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'Inside the Mind of a Dictator' Chronicles the Life and Reign – So Far – of Kim Jong-un
February 15, 2021  | By David Hinckley

A new documentary on Kim Jong-un suggests the North Korean supreme commander faces a dilemma, not unlike that faced by Al Pacino's Michael Corleone in Godfather II.

Michael wanted to turn the family business legitimate by getting out of the shadowy, brutal, and illegal Mob enterprises. He wanted the Corleone family to be seen by the world as still successful and now respectable corporate citizens.

The only problem was, he couldn't cut all his underworld ties and operations because that's where the family business got its success.

Inside the Mind of a Dictator, a two-hour special that premieres Monday at 8 p.m. ET on Nat Geo, draws an extensive parallel to the situation in which Kim, the third generation of his family to run North Korea, finds himself.

He's dying to become a real player, a respected statesman seen as a peer of other important government leaders, and not just the dictator of a backward nation who keeps his power by repression and intimidation.

That's why it was such a coup for Kim to meet a couple of years ago with Donald Trump, then president of the United States. On stage with Trump, he became the visual equal of the most powerful president in the world. The fact Trump said nice things about him and treated him as a fellow world leader fulfilled Kim's fondest dreams.

That he and Trump otherwise had a frenemy relationship was less encouraging but did not diminish the new higher profile Kim saw himself as having attained.

Since Kim's public image in America is that he's a loose cannon who likes to flaunt his nuclear missile capability and has an unusual friendship with basketball's odd-man Dennis Rodman, Mind of a Dictator wisely backs things up and presents, essentially, a survey course in Kim 101.

He ascended to power at the age of 25, less than a decade after he attended school in Switzerland. His high school classmates remember him as someone who was reasonably "normal" there, considering his situation and his future.

He wasn't a bad basketball player, and he enjoyed other parts of Western culture, including music.

Once he returned home and had the power to make things happen, he built shopping malls and amusement parks – elements of Western culture that upgraded North Korea's image as a dull, grey communist state.

He allowed limited Internet and television, opening North Korea up to those dreaded outside images no one had been legally permitted to see for decades. He agreed to a meeting with South Korea, which had not happened in the half-century since the Korean War ended, and he agreed to have North and South Koreans form a joint Olympic squad in 2018.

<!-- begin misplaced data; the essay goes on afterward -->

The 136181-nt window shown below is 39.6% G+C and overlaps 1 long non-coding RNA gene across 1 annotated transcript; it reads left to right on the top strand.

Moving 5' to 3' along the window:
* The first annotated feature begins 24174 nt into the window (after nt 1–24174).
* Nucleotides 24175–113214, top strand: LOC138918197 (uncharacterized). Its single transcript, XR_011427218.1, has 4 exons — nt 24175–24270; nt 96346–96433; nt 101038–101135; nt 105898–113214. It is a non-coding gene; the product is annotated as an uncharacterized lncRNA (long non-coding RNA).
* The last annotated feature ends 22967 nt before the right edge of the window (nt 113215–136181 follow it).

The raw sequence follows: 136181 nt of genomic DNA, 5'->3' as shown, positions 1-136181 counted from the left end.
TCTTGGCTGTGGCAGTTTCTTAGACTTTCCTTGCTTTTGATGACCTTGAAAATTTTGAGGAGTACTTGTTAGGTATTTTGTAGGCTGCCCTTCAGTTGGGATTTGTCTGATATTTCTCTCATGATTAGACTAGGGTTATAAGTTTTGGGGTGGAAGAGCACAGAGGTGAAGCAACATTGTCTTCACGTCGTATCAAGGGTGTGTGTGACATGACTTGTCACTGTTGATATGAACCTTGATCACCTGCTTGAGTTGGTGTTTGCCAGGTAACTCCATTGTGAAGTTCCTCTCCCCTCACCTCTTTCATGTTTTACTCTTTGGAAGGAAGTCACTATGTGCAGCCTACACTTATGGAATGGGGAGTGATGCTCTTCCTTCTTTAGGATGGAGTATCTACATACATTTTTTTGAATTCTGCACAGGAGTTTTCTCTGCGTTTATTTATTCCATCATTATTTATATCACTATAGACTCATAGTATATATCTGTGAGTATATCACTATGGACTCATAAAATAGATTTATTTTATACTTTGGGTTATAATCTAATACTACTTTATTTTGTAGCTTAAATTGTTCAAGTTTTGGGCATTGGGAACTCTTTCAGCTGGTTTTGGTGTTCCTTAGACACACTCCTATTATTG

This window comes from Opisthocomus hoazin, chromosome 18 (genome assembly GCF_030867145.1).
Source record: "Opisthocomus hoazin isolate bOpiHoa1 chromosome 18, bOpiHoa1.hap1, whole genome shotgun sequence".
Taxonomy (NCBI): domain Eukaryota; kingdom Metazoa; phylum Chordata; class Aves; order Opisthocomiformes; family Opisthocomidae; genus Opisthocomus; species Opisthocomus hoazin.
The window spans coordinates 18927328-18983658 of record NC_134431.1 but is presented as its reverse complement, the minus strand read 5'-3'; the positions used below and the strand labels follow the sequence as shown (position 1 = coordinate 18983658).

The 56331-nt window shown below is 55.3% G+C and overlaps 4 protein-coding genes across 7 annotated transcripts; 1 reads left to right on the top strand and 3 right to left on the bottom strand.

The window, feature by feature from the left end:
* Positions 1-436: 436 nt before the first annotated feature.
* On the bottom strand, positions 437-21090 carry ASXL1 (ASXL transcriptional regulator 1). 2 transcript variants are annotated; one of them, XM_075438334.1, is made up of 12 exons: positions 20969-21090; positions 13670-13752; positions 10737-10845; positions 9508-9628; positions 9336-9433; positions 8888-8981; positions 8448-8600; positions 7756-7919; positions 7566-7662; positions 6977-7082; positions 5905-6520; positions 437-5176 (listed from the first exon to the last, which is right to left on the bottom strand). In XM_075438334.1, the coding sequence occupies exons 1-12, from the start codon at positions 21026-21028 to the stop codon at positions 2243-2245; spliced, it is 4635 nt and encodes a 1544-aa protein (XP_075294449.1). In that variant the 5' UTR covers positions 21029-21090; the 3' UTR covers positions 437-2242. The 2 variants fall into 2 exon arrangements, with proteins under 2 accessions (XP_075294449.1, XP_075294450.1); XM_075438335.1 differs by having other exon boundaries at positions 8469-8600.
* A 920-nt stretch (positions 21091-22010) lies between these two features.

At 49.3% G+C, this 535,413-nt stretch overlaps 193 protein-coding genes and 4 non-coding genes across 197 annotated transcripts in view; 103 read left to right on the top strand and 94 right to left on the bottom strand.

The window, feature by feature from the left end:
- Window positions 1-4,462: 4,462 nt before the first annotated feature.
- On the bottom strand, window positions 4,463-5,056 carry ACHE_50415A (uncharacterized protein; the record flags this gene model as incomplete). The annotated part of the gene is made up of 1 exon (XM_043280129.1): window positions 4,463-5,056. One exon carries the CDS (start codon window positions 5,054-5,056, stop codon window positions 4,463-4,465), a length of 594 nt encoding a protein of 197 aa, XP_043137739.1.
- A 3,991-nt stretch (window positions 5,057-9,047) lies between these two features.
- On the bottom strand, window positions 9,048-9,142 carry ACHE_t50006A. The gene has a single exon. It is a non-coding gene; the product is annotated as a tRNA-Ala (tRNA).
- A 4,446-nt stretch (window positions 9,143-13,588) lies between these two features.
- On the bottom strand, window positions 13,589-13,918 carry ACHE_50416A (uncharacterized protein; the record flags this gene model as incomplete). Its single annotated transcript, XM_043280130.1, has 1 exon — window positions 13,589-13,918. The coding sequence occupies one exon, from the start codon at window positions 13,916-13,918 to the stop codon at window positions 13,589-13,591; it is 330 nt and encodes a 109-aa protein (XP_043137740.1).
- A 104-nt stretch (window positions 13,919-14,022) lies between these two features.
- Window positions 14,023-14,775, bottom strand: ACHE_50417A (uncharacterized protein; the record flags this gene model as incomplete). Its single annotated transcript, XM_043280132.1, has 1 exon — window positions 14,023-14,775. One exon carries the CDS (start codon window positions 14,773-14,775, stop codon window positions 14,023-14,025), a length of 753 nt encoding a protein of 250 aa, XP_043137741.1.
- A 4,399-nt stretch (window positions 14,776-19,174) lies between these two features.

But to truly open up the country, he would have to make changes that could weaken his own authoritarian powers within a rigid, dictatorial political system.

He can't or won't do that. So Mind of a Dictator suggests he has employed an alternate strategy that achieves some of his personal, if not national, goals.

His sister, Kim Yo-jong, has become his right-hand assistant, perhaps the second most powerful person in the country.

Kim Yo-jong comes across as a sort of Mona Lisa of North Korea, smiling without ever revealing why. She is who Kim Jong-un sent to South Korea for those landmark talks. She represents him in crucial meetings, both internal and international.

She is also, Mind of a Dictator suggests, an iron fist in the velvet glove. There is evidence, some commentators here suggest, that she had ordered executions of the family's enemies – something Kim Jong-un himself did a couple of years ago when he arranged the murder of his half-brother, Kim Jong-nam, in an African airport.

Now, this documentary says, Kim Jong-un is outsourcing more and more of the hard muscle to Kim Yo-jong, giving himself distance from the dark, dirty work and allowing him to build his image as an enlightened statesman.

Whether Mind of a Dictator gets everything exactly right is an open question given the difficulty of anyone getting inside North Korea itself to do this kind of reporting. But the documentary doesn't have the ring of sensationalism, and its conclusions seem well-sourced.

Kim Jong-un was only the best friend of our former president for about 10 minutes. But he's still out there, and it's safe to say we'll be dealing with him again in some way. The more we know, the better we will be able to assess that encounter.

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